National Museum of Surveying
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The National Museum of Surveying was the Michigan Museum of Surveying, but in 2007, the museum moved to Springfield, Illinois to become a national museum. The museum officially opened in Springfield, Illinois on September 24, 2010. In the 10,000-square-foot (930 m2) space, the museum houses many exhibits on surveying, a room sponsored by NCEES, and the Science on a Sphere. The museum is on the Old State Capitol Plaza, just north of the Old State Capitol. The museum closed in January of 2013.
The museum has three exhibit rooms. The first exhibit room is funded by NCEES. The demographics of surveyors show an aging workforce, and the goal of this exhibit is to inspire students to become surveyors. The donation was $75,000 which was used to construct a 45 seat theater. The theater shows videos on the history and evolution of surveying.
The second exhibit is the museum exhibit on the history of surveying.
History of surveying 
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The first surveyors 
Based on historical evidence, the first surveyors were the Egyptians. Every year the Nile River would flood, which would destroy the property boundaries. As a result, Egyptian men, known as harpedonaptes, would reset the property corners. Harpedonapte means rope stretchers, and these men would use ropes with knots tied at a specific distance and “stretch” the rope out to set the property corners. They used the knots the same way early American surveyors used the chaining pins, to keep track of the distance.
The first surveying tools 
Egyptians receive the credit of inventing the first surveying tools. The top picture is of an Egyptian Plumb-Bob Level. Leveling means determining the horizontal line or plane and determining the difference in height between two points. To use a Plumb-Bob, one would line the Plumb-Bob, the string hanging from the apex, with the mark or tic on the crosspiece. The only way these two objects would line up was if the instrument rested on a horizontal surface. This is much like lining up the sights of a gun. The bottom picture is the first evidence of a surveyor’s cross. This Egyptian Groma was the forerunner of the Roman Groma, and it allowed Egyptians to lay out long lines with respect to each other at right angle. To some extent, we still use the same basic equipment to lay out angles.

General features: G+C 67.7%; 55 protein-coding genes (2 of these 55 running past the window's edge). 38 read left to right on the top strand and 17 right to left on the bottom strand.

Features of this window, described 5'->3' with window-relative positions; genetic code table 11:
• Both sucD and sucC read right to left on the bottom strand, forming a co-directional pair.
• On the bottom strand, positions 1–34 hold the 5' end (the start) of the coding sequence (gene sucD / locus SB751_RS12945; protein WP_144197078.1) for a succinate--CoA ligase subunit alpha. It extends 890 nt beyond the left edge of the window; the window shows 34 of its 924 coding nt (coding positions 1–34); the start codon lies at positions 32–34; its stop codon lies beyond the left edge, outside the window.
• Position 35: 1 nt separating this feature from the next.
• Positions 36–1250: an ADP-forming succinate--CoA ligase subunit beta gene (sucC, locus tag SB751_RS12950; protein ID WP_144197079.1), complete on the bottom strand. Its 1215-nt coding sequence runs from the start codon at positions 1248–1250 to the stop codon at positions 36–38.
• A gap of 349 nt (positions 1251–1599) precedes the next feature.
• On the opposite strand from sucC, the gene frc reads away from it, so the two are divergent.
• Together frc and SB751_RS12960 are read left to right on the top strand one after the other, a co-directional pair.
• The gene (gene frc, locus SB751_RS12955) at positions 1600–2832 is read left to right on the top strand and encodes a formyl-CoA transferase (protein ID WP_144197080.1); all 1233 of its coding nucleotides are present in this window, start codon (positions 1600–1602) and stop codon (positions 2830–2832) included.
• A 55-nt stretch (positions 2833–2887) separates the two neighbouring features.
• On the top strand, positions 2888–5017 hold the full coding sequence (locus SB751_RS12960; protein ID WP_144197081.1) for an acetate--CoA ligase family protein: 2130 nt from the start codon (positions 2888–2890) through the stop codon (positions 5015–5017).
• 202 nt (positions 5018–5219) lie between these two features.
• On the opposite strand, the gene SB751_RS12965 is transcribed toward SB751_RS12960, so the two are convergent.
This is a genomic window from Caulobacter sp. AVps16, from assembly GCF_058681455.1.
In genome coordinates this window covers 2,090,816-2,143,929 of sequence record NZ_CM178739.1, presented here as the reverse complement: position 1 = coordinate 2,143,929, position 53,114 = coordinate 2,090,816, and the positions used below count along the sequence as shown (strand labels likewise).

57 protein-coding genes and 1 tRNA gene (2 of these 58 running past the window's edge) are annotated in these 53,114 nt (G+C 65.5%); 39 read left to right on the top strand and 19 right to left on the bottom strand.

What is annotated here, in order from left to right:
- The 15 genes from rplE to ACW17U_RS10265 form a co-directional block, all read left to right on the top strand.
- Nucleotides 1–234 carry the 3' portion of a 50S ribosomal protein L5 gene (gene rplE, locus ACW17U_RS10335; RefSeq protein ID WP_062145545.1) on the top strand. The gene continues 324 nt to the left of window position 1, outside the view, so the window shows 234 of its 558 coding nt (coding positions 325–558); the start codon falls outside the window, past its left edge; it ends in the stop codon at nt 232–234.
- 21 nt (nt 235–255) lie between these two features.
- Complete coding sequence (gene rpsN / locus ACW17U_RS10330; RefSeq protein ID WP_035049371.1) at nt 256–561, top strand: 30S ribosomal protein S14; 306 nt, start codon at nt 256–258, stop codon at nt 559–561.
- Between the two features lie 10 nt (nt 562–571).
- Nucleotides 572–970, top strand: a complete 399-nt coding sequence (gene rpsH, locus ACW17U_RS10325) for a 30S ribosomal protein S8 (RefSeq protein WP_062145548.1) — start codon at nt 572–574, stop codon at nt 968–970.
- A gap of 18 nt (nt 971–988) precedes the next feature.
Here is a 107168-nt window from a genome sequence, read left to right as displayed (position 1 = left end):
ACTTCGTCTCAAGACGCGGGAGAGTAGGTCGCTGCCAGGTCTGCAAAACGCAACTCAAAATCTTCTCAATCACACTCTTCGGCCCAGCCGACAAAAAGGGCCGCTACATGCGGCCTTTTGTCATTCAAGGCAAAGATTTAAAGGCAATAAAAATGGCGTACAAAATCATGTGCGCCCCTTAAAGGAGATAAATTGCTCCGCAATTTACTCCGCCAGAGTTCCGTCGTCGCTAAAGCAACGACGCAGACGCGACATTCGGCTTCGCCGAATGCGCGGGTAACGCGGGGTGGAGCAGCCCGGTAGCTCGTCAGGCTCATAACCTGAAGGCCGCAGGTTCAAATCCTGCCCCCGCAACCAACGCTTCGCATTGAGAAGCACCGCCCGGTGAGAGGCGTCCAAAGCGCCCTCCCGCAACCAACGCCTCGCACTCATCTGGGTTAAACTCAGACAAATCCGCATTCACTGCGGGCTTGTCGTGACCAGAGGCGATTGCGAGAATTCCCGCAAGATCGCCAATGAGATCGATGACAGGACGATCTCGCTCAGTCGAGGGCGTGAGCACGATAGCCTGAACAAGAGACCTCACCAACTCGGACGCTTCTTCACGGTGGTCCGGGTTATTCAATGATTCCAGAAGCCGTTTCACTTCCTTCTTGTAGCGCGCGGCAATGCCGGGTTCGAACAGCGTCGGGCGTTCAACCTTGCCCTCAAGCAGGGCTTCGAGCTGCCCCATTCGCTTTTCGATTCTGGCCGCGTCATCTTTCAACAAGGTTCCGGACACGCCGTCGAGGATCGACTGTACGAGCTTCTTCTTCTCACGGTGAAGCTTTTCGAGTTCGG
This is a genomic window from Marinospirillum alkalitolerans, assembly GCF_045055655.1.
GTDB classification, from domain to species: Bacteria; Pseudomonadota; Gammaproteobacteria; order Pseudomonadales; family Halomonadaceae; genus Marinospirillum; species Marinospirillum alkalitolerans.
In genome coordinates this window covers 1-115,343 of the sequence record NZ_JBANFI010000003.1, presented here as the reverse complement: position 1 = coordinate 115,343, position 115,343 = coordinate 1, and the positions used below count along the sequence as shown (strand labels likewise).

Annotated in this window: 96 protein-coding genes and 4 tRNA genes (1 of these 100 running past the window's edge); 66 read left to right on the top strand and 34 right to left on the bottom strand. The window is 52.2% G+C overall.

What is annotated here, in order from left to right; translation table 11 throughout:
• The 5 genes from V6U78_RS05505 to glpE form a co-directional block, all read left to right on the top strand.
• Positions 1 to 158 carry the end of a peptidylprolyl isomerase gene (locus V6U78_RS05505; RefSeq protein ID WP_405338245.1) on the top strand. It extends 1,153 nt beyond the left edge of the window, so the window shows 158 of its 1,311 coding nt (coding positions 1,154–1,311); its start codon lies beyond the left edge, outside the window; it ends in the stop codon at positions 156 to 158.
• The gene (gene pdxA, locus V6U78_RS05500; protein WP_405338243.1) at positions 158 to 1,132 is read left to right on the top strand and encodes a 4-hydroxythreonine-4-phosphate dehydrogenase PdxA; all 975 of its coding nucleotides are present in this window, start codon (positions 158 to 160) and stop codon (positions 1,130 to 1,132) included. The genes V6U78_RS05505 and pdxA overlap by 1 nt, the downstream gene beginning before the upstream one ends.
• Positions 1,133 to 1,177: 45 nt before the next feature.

The founding father: the surveyor 
George Washington was not only a founding political father of this country, but he was a founding surveyor of Virginia, as well. At the age of eleven, he inherited Ferry Farm. When George reached school age, instead of a career in the Royal Navy, George went to school to study surveying and geometry. His first surveying tools were from his own storehouse on Ferry Farm. While he began surveying at 16, at the age of 17, George Washington, under the tutelage of Joshua Frye, surveyed the northern neck of Virginia. At 17, he became the county surveyor for Culpper County, Virginia. By the French and Indian War, Washington had laid out most of northern Virginia, and this knowledge would allow him to have success during the war.
From 1747 to 1799, Washington surveyed 200 tracts of land, and due to him also being a land speculator, he amassed 65,000 acres (260 km2) of land.
Interracial surveying of District of Columbia 
Surveying was not only for the wealthy plantation owners, but the entire new nation needed to surveyed, and resurveyed. Most of all, the proposed new capital city, bearing Washington’s name, needed to be surveyed. A two-man team would survey the District of Columbia in 1791. The first was Benjamin Banneker, a free ex-slave, who learned to read, write, and do math from his grandmother. Banneker would go on to be a leading astronomer, mathematician, clock maker, and most of all, a surveyor. The second man was Andrew Ellicott. He would go on to do several prominent surveyors of the area, assist Lewis and Clark. These two men laid out the new capital.